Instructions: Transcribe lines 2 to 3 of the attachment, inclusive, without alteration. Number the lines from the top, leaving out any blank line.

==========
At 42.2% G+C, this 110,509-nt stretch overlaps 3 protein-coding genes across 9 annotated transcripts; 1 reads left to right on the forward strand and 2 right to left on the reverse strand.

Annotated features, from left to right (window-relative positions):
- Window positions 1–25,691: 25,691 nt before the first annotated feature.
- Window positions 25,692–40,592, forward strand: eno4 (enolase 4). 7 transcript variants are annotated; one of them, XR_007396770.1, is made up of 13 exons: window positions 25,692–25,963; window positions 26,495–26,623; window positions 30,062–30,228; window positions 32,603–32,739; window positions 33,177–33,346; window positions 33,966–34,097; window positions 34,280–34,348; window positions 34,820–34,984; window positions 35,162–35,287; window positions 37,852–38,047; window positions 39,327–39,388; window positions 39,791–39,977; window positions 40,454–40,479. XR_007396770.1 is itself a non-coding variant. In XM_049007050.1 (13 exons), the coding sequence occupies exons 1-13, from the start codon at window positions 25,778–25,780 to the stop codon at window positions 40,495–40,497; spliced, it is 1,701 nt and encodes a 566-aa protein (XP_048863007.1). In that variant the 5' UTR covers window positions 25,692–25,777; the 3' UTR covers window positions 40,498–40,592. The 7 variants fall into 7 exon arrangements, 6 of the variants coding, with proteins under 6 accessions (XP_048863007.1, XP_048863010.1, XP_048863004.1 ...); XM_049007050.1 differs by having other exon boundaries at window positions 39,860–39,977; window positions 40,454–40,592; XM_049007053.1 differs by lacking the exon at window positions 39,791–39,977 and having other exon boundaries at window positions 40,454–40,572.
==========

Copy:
Annotated features, from left to right (window-relative positions):
- Window positions 1–25,691: 25,691 nt before the first annotated feature.